To get your Compostela, you need to walk at least 100km. This means that many people start their trip from Sarria, almost exactly 100km from Santiago de Compostela. If you are cycling, you need to cycle at least 200km, so many people begin their cycling pilgrimage in Leon. 

You need to get your Camino passport stamped every day. In order to receive your Compostela certificate in Santiago, you must present a fully stamped Pilgrims Passport to prove you have walked the route. On the section from Sarria to Santiago, it is necessary to get this stamped twice a day. 

25th July is St James Day. This is a day of celebration in Galicia, the region where the final section of the Camino lies. While pilgrims should be aware that most shops will be closed for this festival, they should also note that they are going to be involved in a massive party, that often goes on quite late!

Blog: The Camino de Santiago – What’s in a Name?



Top Tips for the Camino de Santiago

Mass in Santiago de Compostela. Whether you have walked any of the Camino routes for religious reasons or not, going to the pilgrims mass in Santiago Cathedral is still a powerful and moving experience.  There are two masses every day, one at 1200 and one at 1930. Get there early as they do get very busy!

The Pilgrims Menu. A great food tip is to look for places serving a Menu del Dia or Pilgrims Menu. These 3-course meals, with wine and water, only cost around €10-15 and are great value. However, in cities like Logroño or San Sebastian, it is definitely worth forgoing the Menu del Dia and eating with the locals. 

Don't worry about packed lunches. On the Camino Francés, there are bars, restaurants and shops at regular intervals, so there will always be somewhere for you to eat on the route. Most of these places will also be happy to stamp your Pilgrims Passport and wish you a 'Buen Camino'.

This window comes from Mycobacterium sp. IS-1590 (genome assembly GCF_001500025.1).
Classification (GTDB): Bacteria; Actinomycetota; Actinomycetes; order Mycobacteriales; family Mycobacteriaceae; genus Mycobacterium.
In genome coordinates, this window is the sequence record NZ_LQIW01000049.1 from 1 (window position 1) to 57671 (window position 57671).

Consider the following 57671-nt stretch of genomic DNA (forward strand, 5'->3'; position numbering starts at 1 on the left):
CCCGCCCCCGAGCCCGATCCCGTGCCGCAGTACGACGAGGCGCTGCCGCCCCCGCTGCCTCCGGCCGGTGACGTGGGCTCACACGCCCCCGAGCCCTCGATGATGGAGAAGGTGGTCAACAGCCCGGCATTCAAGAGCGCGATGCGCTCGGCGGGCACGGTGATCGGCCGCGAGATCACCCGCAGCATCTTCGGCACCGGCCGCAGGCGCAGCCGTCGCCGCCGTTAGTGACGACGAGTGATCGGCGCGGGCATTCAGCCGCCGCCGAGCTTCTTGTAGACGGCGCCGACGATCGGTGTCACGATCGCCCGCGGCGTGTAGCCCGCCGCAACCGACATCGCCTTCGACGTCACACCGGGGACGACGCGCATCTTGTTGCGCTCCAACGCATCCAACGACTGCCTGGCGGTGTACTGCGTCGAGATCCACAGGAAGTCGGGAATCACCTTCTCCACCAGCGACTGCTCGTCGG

Prepare for a wait in Santiago. If you go straight to the Pilgrims Office in Santiago to get your Compostela certificate, be prepared for a long wait.  Queues can be up to 2 hours long, so we would recommend either packing some comfortable shoes to change into, or go back the next morning when it is quieter. 

Learn a little of the language. While you will get by without speaking the language, the locals will really appreciate it if you try. Even learning the pleasantries is a great start. For extra credit, try learning a few Galician words or if you are starting the Camino del Norte, learn a few words of Basque. 

Blog: 10 Reasons to Walk the Camino de Santiago



Camino de Santiago FAQs

Q: Is it safe for a solo female?

A: Yes. On the Camino Frances, you will meet many other hikers, many of whom are solo female walkers. It is a trip full of camaraderie and apart from the usual common sense approaches to travelling anywhere, there are no serious safety concerns.

Q: Is there mobile/cell phone coverage on the route?

A: The coverage is pretty good for most of the routes. Occasionally you will be out in the deep countryside where there will be no signal, but you will be connected more often than not.

Q: Can I access water along the route?

A: Yes, on most routes you will be able to access water during your days walk.  There is even the occasional fountain where the water is marked safe to drink and many cafes will be happy to refill your water bottle.

Q: How will I get to the start of my Camino trip?

A: We have great blog posts on getting to the start/end of every section of our Camino trips in Spain. You can find links to these in the section below. 

Q: Will my accommodation be close to the route?

A: We endeavour to book accommodation as close as possible to the Camino path.  Generally, you will only have to walk less than a mile from the route to get to your overnight accommodation. We provide comprehensive maps to show you exactly where your accommodation is each night. 

Camino de Santiago Travel Resources


Camino Francés Travel Guide


Camino del Norte Travel Guide


Camino Portugués Travel Guide


Camino Primitivo, Via de la Plata and Camino Inglés Travel Guide